In addition to the usual offerings, we have week two of the Asheville Jewish Film Festival at the Fine Arts. This week’s film, Sukkah City, plays Thu., Apr. 10 at 7 p.m. with an encore show on Fri., Apr. 11 at 1 p.m. Admission is $8.50.
This week’s Thursday Horror Picture Show is Stuart Walker’s Werewolf of London (1935) — the very first werewolf movie — at 8 p.m. on Thu., Apr. 10 in the Cinema Lounge at The Carolina. (Chapter Two of the 1936 Bela Lugosi serial Shadow of Chinatown, “The Crushing Walls” starts at 7:40.) World Cinema continues their Alain Resnais tribute with Last Year at Marienbad (1961) on Fri., Apr. 11 at 8 p.m. in the Railroad Library in the Phil Mechanic Building. The Hendersonville Film Society is screening Fred Zinneman’s iconic western High Noon (1952) at 2 p.m. on Sun., Apr, 13 in the Smoky Mountain Theater at Lake Pointe Landing in Hendersonville. The Asheville Film Society is showing Ernst Lubitsch’s musical-comedy Monte Carlo (1930) on Tue., Apr. 15 at 8 p.m. in Theater Six at The Carolina. More on all titles in this week’s Xpress with complete reviews in the online edition.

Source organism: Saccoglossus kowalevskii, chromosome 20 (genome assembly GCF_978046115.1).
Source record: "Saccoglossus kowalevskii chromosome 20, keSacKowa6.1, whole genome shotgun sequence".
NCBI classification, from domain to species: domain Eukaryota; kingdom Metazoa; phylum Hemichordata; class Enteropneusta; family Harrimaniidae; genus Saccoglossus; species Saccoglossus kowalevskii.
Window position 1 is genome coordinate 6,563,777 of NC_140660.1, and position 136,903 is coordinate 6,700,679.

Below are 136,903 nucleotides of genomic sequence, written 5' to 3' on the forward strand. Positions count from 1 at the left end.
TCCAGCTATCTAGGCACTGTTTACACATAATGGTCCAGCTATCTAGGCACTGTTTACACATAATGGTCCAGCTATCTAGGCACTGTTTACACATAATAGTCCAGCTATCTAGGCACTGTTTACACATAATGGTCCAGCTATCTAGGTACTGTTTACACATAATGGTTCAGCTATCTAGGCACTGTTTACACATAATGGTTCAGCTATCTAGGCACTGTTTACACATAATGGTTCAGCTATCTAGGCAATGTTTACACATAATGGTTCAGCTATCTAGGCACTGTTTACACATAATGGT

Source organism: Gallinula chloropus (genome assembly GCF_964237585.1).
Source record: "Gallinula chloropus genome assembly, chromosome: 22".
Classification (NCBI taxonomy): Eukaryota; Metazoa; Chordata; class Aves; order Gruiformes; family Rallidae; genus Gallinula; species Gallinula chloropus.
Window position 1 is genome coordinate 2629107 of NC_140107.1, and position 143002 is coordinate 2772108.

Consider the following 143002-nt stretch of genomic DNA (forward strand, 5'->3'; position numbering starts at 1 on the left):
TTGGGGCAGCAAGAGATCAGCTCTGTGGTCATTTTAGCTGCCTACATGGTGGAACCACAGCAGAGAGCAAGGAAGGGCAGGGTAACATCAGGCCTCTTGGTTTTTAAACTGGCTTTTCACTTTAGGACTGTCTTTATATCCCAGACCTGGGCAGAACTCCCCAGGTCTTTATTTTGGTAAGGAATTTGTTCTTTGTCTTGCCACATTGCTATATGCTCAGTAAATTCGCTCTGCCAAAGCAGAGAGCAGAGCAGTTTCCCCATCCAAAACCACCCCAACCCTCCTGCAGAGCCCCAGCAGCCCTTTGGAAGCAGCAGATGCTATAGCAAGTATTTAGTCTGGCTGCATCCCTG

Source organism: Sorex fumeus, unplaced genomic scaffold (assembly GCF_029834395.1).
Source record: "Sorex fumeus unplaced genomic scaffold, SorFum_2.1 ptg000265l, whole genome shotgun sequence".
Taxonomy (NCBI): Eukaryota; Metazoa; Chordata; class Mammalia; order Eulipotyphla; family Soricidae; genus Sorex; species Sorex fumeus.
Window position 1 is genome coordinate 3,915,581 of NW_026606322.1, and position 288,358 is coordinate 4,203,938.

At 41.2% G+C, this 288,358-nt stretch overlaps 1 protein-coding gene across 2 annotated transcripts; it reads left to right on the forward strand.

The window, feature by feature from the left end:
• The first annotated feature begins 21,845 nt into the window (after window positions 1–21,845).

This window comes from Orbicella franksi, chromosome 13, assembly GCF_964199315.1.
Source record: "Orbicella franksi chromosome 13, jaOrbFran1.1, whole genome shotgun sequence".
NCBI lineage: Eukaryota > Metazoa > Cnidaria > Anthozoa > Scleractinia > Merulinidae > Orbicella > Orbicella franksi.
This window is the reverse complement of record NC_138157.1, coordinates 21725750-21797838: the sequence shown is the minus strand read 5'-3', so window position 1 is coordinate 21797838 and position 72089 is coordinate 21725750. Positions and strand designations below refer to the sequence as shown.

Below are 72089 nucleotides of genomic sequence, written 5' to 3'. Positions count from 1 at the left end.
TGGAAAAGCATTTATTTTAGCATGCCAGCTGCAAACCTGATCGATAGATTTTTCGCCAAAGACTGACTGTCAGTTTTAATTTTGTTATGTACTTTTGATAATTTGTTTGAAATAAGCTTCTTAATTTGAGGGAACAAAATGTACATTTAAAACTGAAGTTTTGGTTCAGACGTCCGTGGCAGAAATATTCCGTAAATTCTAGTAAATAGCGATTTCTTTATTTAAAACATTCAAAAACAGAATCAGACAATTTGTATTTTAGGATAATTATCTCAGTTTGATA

Not exactly a strong week for new DVDs. The big one is The Hobbit: The Desolation of Smaug, I suppose, though I’d lean more toward August: Osage County myself, even with its shortcomings. Also up are Grudge Match, Paranormal Activity: The Marked Ones, and the disaster that was Justin Bieber’s Believe.
Notable TV Screenings
Considering the trouble I anticipate in getting this posted, you’re on your own this week.